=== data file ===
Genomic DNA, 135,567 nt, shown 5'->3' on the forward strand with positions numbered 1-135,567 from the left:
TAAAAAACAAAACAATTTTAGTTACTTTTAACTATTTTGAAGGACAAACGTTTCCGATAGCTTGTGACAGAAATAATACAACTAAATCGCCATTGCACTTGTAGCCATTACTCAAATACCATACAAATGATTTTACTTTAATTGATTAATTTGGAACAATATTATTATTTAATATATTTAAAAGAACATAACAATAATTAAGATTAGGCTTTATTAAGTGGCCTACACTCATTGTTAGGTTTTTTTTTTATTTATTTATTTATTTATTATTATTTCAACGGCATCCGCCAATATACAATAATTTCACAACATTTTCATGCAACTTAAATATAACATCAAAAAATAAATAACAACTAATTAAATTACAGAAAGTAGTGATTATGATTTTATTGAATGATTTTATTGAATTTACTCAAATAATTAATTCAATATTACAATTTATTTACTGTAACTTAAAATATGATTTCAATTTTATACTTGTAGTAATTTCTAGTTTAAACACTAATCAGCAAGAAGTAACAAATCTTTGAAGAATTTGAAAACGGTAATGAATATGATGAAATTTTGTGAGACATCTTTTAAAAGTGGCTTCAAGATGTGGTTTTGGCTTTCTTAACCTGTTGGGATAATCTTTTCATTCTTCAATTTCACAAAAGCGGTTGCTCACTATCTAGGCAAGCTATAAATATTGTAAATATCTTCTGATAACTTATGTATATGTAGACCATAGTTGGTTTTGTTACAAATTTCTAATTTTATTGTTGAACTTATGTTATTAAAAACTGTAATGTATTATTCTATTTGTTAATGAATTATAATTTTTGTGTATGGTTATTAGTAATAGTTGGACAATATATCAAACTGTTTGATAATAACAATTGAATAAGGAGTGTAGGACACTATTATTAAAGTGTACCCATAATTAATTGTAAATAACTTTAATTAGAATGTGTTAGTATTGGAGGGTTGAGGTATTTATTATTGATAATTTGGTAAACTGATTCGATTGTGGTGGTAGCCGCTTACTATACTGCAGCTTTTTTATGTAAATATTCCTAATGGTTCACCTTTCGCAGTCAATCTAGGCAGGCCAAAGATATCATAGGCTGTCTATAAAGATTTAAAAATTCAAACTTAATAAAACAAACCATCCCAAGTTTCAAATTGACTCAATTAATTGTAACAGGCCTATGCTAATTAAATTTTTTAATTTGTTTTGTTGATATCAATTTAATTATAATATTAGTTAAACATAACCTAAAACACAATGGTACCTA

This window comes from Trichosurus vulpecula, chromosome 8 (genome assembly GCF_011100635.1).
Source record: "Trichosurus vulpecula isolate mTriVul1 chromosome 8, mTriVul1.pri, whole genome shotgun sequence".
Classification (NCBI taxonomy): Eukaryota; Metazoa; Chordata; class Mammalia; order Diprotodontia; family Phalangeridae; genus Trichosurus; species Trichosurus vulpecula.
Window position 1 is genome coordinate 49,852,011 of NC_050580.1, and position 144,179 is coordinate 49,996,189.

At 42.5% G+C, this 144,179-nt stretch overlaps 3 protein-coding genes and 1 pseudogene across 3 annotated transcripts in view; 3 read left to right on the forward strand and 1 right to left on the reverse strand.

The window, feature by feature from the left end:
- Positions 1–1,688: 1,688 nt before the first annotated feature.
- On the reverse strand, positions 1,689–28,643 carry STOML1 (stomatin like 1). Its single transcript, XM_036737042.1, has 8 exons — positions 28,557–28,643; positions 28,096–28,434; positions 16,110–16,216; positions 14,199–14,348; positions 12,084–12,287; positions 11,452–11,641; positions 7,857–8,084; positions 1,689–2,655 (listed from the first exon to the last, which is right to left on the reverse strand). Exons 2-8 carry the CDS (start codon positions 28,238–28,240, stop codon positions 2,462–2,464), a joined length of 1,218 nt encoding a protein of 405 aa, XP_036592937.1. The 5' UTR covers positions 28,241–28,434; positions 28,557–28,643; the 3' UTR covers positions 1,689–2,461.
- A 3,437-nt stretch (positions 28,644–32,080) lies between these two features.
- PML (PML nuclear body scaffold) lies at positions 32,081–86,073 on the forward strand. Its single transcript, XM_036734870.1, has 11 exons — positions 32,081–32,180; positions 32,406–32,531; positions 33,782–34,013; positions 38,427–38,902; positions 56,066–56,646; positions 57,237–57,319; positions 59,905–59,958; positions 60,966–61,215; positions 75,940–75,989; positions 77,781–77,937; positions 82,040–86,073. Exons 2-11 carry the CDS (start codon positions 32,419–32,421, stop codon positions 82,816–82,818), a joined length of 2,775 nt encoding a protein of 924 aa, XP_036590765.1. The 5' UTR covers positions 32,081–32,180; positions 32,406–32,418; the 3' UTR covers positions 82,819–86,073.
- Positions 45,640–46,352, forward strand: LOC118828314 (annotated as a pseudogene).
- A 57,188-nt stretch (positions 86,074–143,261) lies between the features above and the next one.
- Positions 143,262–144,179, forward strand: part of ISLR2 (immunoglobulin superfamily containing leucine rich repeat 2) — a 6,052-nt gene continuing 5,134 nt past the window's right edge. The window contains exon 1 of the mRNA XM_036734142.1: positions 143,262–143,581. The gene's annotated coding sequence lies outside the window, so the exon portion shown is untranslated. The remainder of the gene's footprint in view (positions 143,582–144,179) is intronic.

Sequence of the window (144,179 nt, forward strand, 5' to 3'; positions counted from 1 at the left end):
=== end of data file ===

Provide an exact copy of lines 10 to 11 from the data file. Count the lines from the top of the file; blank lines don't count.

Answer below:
- On the reverse strand, positions 1,689–28,643 carry STOML1 (stomatin like 1). Its single transcript, XM_036737042.1, has 8 exons — positions 28,557–28,643; positions 28,096–28,434; positions 16,110–16,216; positions 14,199–14,348; positions 12,084–12,287; positions 11,452–11,641; positions 7,857–8,084; positions 1,689–2,655 (listed from the first exon to the last, which is right to left on the reverse strand). Exons 2-8 carry the CDS (start codon positions 28,238–28,240, stop codon positions 2,462–2,464), a joined length of 1,218 nt encoding a protein of 405 aa, XP_036592937.1. The 5' UTR covers positions 28,241–28,434; positions 28,557–28,643; the 3' UTR covers positions 1,689–2,461.
- A 3,437-nt stretch (positions 28,644–32,080) lies between these two features.